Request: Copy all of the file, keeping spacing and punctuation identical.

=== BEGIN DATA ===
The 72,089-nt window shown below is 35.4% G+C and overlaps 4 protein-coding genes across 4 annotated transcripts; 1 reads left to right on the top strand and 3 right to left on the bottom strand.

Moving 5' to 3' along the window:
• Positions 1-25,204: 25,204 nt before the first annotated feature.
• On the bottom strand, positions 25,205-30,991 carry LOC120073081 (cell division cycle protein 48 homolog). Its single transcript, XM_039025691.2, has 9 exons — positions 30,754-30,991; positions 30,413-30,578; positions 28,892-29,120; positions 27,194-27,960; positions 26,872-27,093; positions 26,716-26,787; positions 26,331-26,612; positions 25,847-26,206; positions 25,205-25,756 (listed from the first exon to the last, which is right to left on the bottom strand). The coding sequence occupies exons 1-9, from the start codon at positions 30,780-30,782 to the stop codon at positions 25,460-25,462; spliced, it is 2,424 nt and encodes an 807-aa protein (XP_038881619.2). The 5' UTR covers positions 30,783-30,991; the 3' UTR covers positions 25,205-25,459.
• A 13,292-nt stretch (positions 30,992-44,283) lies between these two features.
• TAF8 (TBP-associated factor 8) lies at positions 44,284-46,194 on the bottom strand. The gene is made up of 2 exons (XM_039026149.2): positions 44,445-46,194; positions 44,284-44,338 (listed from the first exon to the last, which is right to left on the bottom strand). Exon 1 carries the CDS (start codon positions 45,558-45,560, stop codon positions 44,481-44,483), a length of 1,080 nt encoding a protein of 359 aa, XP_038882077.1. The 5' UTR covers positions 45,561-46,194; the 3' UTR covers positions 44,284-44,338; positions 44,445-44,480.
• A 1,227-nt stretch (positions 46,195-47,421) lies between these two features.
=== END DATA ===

The 72,089-nt window shown below is 35.4% G+C and overlaps 4 protein-coding genes across 4 annotated transcripts; 1 reads left to right on the top strand and 3 right to left on the bottom strand.

Moving 5' to 3' along the window:
• Positions 1-25,204: 25,204 nt before the first annotated feature.
• On the bottom strand, positions 25,205-30,991 carry LOC120073081 (cell division cycle protein 48 homolog). Its single transcript, XM_039025691.2, has 9 exons — positions 30,754-30,991; positions 30,413-30,578; positions 28,892-29,120; positions 27,194-27,960; positions 26,872-27,093; positions 26,716-26,787; positions 26,331-26,612; positions 25,847-26,206; positions 25,205-25,756 (listed from the first exon to the last, which is right to left on the bottom strand). The coding sequence occupies exons 1-9, from the start codon at positions 30,780-30,782 to the stop codon at positions 25,460-25,462; spliced, it is 2,424 nt and encodes an 807-aa protein (XP_038881619.2). The 5' UTR covers positions 30,783-30,991; the 3' UTR covers positions 25,205-25,459.
• A 13,292-nt stretch (positions 30,992-44,283) lies between these two features.
• TAF8 (TBP-associated factor 8) lies at positions 44,284-46,194 on the bottom strand. The gene is made up of 2 exons (XM_039026149.2): positions 44,445-46,194; positions 44,284-44,338 (listed from the first exon to the last, which is right to left on the bottom strand). Exon 1 carries the CDS (start codon positions 45,558-45,560, stop codon positions 44,481-44,483), a length of 1,080 nt encoding a protein of 359 aa, XP_038882077.1. The 5' UTR covers positions 45,561-46,194; the 3' UTR covers positions 44,284-44,338; positions 44,445-44,480.
• A 1,227-nt stretch (positions 46,195-47,421) lies between these two features.